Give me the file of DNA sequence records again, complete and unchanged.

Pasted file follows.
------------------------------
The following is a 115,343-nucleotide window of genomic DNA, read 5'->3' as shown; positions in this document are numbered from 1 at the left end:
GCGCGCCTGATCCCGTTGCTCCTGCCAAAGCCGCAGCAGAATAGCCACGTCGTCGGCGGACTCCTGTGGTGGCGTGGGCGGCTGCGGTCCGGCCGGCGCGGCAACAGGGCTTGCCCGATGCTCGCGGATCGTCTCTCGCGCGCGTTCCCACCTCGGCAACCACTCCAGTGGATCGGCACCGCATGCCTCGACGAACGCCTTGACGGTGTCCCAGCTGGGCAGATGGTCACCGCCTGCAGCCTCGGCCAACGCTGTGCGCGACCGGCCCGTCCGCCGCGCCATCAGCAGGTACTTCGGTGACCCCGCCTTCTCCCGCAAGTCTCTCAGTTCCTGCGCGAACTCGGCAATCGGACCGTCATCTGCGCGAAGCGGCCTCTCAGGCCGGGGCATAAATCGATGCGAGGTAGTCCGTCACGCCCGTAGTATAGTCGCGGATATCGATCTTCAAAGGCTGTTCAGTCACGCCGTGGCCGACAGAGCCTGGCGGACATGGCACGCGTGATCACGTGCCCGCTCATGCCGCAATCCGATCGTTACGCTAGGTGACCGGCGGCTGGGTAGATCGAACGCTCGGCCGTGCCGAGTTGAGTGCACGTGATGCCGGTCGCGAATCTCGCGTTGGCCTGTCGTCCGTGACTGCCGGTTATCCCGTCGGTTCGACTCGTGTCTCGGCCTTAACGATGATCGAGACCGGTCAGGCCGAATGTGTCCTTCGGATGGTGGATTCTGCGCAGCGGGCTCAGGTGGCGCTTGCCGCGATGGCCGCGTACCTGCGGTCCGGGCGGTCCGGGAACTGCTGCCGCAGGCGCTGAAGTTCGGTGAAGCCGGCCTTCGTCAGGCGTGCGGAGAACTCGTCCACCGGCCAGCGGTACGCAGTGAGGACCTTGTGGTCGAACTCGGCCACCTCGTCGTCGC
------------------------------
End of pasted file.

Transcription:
The following is a 115,343-nucleotide window of genomic DNA, read 5'->3' as shown; positions in this document are numbered from 1 at the left end:
GCGCGCCTGATCCCGTTGCTCCTGCCAAAGCCGCAGCAGAATAGCCACGTCGTCGGCGGACTCCTGTGGTGGCGTGGGCGGCTGCGGTCCGGCCGGCGCGGCAACAGGGCTTGCCCGATGCTCGCGGATCGTCTCTCGCGCGCGTTCCCACCTCGGCAACCACTCCAGTGGATCGGCACCGCATGCCTCGACGAACGCCTTGACGGTGTCCCAGCTGGGCAGATGGTCACCGCCTGCAGCCTCGGCCAACGCTGTGCGCGACCGGCCCGTCCGCCGCGCCATCAGCAGGTACTTCGGTGACCCCGCCTTCTCCCGCAAGTCTCTCAGTTCCTGCGCGAACTCGGCAATCGGACCGTCATCTGCGCGAAGCGGCCTCTCAGGCCGGGGCATAAATCGATGCGAGGTAGTCCGTCACGCCCGTAGTATAGTCGCGGATATCGATCTTCAAAGGCTGTTCAGTCACGCCGTGGCCGACAGAGCCTGGCGGACATGGCACGCGTGATCACGTGCCCGCTCATGCCGCAATCCGATCGTTACGCTAGGTGACCGGCGGCTGGGTAGATCGAACGCTCGGCCGTGCCGAGTTGAGTGCACGTGATGCCGGTCGCGAATCTCGCGTTGGCCTGTCGTCCGTGACTGCCGGTTATCCCGTCGGTTCGACTCGTGTCTCGGCCTTAACGATGATCGAGACCGGTCAGGCCGAATGTGTCCTTCGGATGGTGGATTCTGCGCAGCGGGCTCAGGTGGCGCTTGCCGCGATGGCCGCGTACCTGCGGTCCGGGCGGTCCGGGAACTGCTGCCGCAGGCGCTGAAGTTCGGTGAAGCCGGCCTTCGTCAGGCGTGCGGAGAACTCGTCCACCGGCCAGCGGTACGCAGTGAGGACCTTGTGGTCGAACTCGGCCACCTCGTCGTCGC